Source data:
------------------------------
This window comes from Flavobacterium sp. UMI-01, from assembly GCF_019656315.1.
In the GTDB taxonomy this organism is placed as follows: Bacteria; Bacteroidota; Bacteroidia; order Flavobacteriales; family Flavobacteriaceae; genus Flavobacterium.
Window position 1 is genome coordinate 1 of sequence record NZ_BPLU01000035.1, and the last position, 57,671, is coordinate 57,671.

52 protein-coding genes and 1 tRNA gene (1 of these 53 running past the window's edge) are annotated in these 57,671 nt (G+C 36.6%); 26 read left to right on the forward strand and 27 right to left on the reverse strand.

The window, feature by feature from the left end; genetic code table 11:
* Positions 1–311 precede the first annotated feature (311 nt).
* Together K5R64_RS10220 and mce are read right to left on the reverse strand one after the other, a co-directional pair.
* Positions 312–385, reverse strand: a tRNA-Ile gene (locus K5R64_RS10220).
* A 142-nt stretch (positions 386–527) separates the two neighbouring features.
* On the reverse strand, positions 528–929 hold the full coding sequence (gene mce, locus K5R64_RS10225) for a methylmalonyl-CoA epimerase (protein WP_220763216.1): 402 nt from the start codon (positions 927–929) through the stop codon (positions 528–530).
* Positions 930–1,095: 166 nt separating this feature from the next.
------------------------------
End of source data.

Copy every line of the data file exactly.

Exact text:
This window comes from Flavobacterium sp. UMI-01, from assembly GCF_019656315.1.
In the GTDB taxonomy this organism is placed as follows: Bacteria; Bacteroidota; Bacteroidia; order Flavobacteriales; family Flavobacteriaceae; genus Flavobacterium.
Window position 1 is genome coordinate 1 of sequence record NZ_BPLU01000035.1, and the last position, 57,671, is coordinate 57,671.

52 protein-coding genes and 1 tRNA gene (1 of these 53 running past the window's edge) are annotated in these 57,671 nt (G+C 36.6%); 26 read left to right on the forward strand and 27 right to left on the reverse strand.

The window, feature by feature from the left end; genetic code table 11:
* Positions 1–311 precede the first annotated feature (311 nt).
* Together K5R64_RS10220 and mce are read right to left on the reverse strand one after the other, a co-directional pair.
* Positions 312–385, reverse strand: a tRNA-Ile gene (locus K5R64_RS10220).
* A 142-nt stretch (positions 386–527) separates the two neighbouring features.
* On the reverse strand, positions 528–929 hold the full coding sequence (gene mce, locus K5R64_RS10225) for a methylmalonyl-CoA epimerase (protein WP_220763216.1): 402 nt from the start codon (positions 927–929) through the stop codon (positions 528–530).
* Positions 930–1,095: 166 nt separating this feature from the next.